16 years ago when we struck out to fly fish the Madison River on New Year's Day I had no idea where that crazy idea would lead us... Since then it has become a Dilschneider/Trout Stalkers family tradition to fish the Madison on January 1st, and at least attempt to catch the first fish of the new year. Fishing for me is certainly not all about a bent rod. But New Year's Day is a little different. It's about one fish. Just one. I am proud to report that we/I have succeeded in that goal every year since then, including yesterday January 1, 2016.
This year was a little different. You see we made plans for our family to spend the the 30th and 31st skiing and staying at a hotel in Big Sky. At that time it didn't occur to me that it might interfere with the New Year's Day fishing plans. No big deal though, I figured we would just cut the Jan. 1 ski day a little short and get back down the mountain in time to catch a fish. It wasn't easy because the skiing was fantastic and the thermal inversion made it 17 degrees warmer at the summit than the base of the mountain. We made it down in time, but we cut it awfully close when you consider sunset these days is around 4:50pm.
I am blessed with a couple of tough, and adventurous daughters; Elina and Noni. And they never waivered in their commitment to go fishing yetserday afternoon, even as I did! They were not going to let the family tradition die, even if it was 5 degrees outside and getting dark. So we hurried to the house, dropped our ski bags and donned our waders and made tracks for one of our favorite winter fishing spots: Bear Trap Canyon just below Ennis Dam.
We arrived there at about 4:15pm with the canyon already in the deep and cold shadows of the setting sun. At 5 degrees it is a frozen world. Fortunatley I had already rigged my rod in the garage at home, because rigging in Arctic cold is not easy or fun. Merely taking your gloves off is painful.
We hike downstream to the run below the first foot bridge. The ace-in-the-hole spot. The girls quickly take off downstream to explore and play in the snow. My first drift hangs up on a rock and I lose my whole 2 fly rig. Doh! Bad omen? I don't know. Luckily I remembered a box of small nymphs and my bi-focals. I tie on a single #18 $3 Dip, and a split shot and start again. Slowly, in an almost dream-like state I hook a nice fish on the first drift. Good omen? It was a pretty hot fish in spite of the extremely cold water. It jumps twice and as I am yelling for my daughters to come see it, throws the hook. Victory? Sort of, but not really. So I keep fishing, targeting the same drift lane. Ice starting to build up in the guides now and the line is basically frozen stiff. This makes casting, mending, and stripping all pretty challenging.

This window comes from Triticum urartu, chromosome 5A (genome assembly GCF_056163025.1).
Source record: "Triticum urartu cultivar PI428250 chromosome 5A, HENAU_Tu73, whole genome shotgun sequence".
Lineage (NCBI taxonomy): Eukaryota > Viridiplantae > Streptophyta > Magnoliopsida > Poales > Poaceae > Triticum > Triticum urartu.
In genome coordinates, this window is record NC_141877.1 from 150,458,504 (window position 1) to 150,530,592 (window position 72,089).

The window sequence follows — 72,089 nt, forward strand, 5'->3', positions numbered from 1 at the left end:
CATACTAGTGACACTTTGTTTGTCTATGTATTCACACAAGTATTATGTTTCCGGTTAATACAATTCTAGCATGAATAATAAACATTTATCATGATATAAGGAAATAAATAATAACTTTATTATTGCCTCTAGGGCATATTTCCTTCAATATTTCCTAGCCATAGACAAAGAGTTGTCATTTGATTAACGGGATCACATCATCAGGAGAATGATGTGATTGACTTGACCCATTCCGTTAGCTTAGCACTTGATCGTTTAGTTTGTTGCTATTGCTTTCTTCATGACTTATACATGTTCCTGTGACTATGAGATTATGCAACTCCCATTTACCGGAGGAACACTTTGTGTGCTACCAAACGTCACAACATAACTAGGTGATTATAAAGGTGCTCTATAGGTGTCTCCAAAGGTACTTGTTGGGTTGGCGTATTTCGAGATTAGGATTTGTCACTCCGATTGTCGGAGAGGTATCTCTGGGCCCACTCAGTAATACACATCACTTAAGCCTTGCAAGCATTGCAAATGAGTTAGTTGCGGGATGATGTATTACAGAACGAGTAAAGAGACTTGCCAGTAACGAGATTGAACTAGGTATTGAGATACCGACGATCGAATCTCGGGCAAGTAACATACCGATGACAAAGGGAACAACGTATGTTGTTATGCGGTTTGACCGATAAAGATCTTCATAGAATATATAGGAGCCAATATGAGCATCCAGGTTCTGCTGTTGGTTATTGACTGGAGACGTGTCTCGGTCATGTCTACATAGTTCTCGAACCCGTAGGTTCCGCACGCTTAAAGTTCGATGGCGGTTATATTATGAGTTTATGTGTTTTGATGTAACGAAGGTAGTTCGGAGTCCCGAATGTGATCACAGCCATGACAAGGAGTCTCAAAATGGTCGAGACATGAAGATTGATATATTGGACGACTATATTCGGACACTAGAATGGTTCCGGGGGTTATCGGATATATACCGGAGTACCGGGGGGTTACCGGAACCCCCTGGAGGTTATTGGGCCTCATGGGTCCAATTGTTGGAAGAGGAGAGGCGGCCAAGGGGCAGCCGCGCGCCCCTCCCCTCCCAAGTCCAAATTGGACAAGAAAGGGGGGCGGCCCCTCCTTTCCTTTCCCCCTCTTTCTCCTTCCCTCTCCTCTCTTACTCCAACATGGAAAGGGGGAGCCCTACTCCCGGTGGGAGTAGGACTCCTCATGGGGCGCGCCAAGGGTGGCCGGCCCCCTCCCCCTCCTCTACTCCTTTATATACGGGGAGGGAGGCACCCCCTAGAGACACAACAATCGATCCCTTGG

Then Bam! I hook another solid fish. Same result. It gets off as I'm calling for Elina to come take a picture. Oh well. Fish photos are sort of cliche overkill anyway, arent they? Seems that they are biting pretty good so I break the ice out of the guides and off the line and keep fishing. The 3rd time is indeed a charm. I land a dark Rainbow of about 15" and officially declare victory for one more year. No glory shot because by now the girls are frolicking 200 yards downstream, and there is just no easy way to document when you're that cold. In fact, actually catching fish in deep winter conditions is sort of a curse because then you have to get your hands wet, which can sometimes be the end of it. I recommend barbless hooks and slack lines ;-)
As I'm releasing that fish, I see a rise in the far-side seam. They are rising!? No kidding, over the next 10 minutes or so I see several twilight risers in the soft water on tha far side. (Note to self) I try a few more casts a little further across the channel and come tight to another hot jumper. Struggling with my gloves and the frozen line stuck in the iced-up guides, and it gets off. 1 for 4 isn't a great, but it aint bad on a B'Donk-Ass-COLD winter evening. And 16 for 16 this century aint bad either. Who knows when it will end, but its sure been a great run.
As I look around at the awesome canyon, the river, and my daughters playing together I'm overcome by peaceful feeling of gratitude and happiness. God, I love them... fly fishing....Montana....winter...the Madsion....and wild Trout!!
Wishing you and your family a peaceful and healthy 2016 with plenty of outdoor adventure.